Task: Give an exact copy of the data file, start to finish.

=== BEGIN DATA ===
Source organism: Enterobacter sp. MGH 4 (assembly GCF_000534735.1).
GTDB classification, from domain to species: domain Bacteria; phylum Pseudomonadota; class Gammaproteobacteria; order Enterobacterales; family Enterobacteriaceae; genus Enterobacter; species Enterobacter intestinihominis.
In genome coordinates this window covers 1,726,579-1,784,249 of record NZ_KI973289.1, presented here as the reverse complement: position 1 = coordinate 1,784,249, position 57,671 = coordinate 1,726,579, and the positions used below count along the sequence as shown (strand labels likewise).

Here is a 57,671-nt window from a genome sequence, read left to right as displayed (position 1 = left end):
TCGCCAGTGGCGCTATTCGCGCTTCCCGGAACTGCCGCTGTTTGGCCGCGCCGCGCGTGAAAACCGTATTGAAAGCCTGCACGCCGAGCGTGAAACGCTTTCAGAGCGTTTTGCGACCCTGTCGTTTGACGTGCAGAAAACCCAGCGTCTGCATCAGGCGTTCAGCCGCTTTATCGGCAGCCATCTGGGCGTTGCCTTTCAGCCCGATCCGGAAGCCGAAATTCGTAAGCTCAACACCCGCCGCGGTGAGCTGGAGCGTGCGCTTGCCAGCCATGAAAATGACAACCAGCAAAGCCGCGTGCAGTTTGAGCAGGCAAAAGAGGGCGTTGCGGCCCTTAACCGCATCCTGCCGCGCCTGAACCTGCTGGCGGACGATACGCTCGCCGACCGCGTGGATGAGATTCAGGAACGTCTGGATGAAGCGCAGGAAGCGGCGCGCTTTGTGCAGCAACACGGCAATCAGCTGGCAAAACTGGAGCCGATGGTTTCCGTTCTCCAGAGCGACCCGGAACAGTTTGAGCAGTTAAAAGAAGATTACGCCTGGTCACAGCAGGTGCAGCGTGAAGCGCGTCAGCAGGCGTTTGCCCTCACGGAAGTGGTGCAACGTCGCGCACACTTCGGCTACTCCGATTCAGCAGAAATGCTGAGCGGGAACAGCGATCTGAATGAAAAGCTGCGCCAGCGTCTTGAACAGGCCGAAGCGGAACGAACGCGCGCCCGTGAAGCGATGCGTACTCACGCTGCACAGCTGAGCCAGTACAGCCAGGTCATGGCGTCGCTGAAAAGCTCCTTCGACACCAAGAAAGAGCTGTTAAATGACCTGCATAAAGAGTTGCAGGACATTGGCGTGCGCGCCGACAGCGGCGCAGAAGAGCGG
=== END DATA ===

Source organism: Enterobacter sp. MGH 4 (assembly GCF_000534735.1).
GTDB classification, from domain to species: domain Bacteria; phylum Pseudomonadota; class Gammaproteobacteria; order Enterobacterales; family Enterobacteriaceae; genus Enterobacter; species Enterobacter intestinihominis.
In genome coordinates this window covers 1,726,579-1,784,249 of record NZ_KI973289.1, presented here as the reverse complement: position 1 = coordinate 1,784,249, position 57,671 = coordinate 1,726,579, and the positions used below count along the sequence as shown (strand labels likewise).

Here is a 57,671-nt window from a genome sequence, read left to right as displayed (position 1 = left end):
TCGCCAGTGGCGCTATTCGCGCTTCCCGGAACTGCCGCTGTTTGGCCGCGCCGCGCGTGAAAACCGTATTGAAAGCCTGCACGCCGAGCGTGAAACGCTTTCAGAGCGTTTTGCGACCCTGTCGTTTGACGTGCAGAAAACCCAGCGTCTGCATCAGGCGTTCAGCCGCTTTATCGGCAGCCATCTGGGCGTTGCCTTTCAGCCCGATCCGGAAGCCGAAATTCGTAAGCTCAACACCCGCCGCGGTGAGCTGGAGCGTGCGCTTGCCAGCCATGAAAATGACAACCAGCAAAGCCGCGTGCAGTTTGAGCAGGCAAAAGAGGGCGTTGCGGCCCTTAACCGCATCCTGCCGCGCCTGAACCTGCTGGCGGACGATACGCTCGCCGACCGCGTGGATGAGATTCAGGAACGTCTGGATGAAGCGCAGGAAGCGGCGCGCTTTGTGCAGCAACACGGCAATCAGCTGGCAAAACTGGAGCCGATGGTTTCCGTTCTCCAGAGCGACCCGGAACAGTTTGAGCAGTTAAAAGAAGATTACGCCTGGTCACAGCAGGTGCAGCGTGAAGCGCGTCAGCAGGCGTTTGCCCTCACGGAAGTGGTGCAACGTCGCGCACACTTCGGCTACTCCGATTCAGCAGAAATGCTGAGCGGGAACAGCGATCTGAATGAAAAGCTGCGCCAGCGTCTTGAACAGGCCGAAGCGGAACGAACGCGCGCCCGTGAAGCGATGCGTACTCACGCTGCACAGCTGAGCCAGTACAGCCAGGTCATGGCGTCGCTGAAAAGCTCCTTCGACACCAAGAAAGAGCTGTTAAATGACCTGCATAAAGAGTTGCAGGACATTGGCGTGCGCGCCGACAGCGGCGCAGAAGAGCGG